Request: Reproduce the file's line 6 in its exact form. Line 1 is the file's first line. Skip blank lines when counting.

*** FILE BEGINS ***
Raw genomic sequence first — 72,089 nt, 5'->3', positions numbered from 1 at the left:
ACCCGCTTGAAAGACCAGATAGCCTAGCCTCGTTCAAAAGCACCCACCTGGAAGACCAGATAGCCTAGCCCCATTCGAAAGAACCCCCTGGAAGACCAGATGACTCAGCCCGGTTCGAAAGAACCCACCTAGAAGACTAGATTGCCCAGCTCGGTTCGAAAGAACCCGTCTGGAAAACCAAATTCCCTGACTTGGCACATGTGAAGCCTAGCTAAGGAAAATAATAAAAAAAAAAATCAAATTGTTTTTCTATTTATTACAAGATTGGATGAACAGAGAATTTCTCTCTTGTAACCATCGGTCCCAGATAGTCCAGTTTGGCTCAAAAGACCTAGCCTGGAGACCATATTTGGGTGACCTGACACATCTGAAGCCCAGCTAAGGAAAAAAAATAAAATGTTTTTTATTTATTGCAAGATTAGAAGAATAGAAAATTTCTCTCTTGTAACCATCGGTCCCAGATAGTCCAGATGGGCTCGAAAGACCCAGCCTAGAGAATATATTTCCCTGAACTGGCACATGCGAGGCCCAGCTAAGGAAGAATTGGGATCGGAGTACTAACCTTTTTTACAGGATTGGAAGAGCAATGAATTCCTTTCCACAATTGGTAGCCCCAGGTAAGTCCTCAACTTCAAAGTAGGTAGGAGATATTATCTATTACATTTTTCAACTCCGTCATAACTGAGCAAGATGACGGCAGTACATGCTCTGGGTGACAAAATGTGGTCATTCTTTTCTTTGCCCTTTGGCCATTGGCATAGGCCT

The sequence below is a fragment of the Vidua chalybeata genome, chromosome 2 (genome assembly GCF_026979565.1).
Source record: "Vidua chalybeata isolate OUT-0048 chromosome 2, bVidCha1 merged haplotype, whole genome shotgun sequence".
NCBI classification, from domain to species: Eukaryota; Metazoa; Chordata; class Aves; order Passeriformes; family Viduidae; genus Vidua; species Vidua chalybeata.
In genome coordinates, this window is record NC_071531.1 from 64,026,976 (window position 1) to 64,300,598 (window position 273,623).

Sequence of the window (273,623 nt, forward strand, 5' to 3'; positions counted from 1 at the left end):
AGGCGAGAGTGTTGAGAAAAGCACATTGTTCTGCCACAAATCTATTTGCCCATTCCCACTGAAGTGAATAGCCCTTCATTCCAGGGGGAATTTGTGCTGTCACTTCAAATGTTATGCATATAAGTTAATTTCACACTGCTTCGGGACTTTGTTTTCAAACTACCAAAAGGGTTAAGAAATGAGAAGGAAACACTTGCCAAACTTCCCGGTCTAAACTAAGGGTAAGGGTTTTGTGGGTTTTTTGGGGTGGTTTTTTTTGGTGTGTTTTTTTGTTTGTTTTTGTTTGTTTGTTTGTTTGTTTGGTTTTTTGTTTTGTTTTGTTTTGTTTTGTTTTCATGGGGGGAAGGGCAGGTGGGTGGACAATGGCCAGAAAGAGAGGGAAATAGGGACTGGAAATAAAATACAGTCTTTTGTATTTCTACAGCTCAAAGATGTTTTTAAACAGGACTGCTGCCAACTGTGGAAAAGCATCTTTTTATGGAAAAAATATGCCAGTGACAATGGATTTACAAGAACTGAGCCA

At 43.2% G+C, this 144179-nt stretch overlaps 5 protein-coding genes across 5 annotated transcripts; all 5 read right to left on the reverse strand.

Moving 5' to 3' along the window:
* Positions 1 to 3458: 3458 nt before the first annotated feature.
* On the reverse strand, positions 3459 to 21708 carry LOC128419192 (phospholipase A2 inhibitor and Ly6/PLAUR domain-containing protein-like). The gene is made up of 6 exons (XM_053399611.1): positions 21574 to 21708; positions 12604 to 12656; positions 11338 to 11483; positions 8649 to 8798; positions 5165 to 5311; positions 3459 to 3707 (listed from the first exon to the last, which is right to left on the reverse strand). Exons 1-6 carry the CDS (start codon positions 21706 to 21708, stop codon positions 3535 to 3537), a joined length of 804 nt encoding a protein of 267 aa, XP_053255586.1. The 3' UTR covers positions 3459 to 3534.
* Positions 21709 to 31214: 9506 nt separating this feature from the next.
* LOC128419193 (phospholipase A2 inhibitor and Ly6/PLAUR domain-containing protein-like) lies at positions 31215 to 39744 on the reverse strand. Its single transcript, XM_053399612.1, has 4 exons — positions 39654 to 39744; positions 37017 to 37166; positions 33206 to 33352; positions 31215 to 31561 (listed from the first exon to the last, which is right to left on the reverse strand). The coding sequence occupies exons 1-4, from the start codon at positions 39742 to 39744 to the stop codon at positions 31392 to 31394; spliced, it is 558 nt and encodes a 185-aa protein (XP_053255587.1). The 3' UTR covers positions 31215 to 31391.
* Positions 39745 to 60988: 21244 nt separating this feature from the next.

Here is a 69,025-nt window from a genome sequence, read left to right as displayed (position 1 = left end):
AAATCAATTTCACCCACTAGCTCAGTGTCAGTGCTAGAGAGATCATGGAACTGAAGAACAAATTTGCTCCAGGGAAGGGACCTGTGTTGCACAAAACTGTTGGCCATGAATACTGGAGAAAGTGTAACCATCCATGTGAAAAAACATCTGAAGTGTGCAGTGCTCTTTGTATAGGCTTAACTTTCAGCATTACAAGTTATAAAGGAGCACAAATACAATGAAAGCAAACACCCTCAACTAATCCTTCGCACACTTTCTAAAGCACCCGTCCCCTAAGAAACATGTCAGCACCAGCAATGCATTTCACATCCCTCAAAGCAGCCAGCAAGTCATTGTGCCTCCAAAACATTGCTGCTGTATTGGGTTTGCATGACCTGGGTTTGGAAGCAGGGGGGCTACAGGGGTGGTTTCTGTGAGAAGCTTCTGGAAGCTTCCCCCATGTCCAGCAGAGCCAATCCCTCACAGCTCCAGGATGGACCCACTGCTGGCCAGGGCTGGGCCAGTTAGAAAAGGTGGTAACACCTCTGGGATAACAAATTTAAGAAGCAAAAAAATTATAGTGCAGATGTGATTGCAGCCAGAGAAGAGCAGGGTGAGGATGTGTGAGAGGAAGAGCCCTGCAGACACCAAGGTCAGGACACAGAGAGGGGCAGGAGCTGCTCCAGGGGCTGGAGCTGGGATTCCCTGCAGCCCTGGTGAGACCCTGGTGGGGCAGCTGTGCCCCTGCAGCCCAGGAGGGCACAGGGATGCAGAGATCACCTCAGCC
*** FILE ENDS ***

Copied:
In genome coordinates, this window is record NC_071531.1 from 64,026,976 (window position 1) to 64,300,598 (window position 273,623).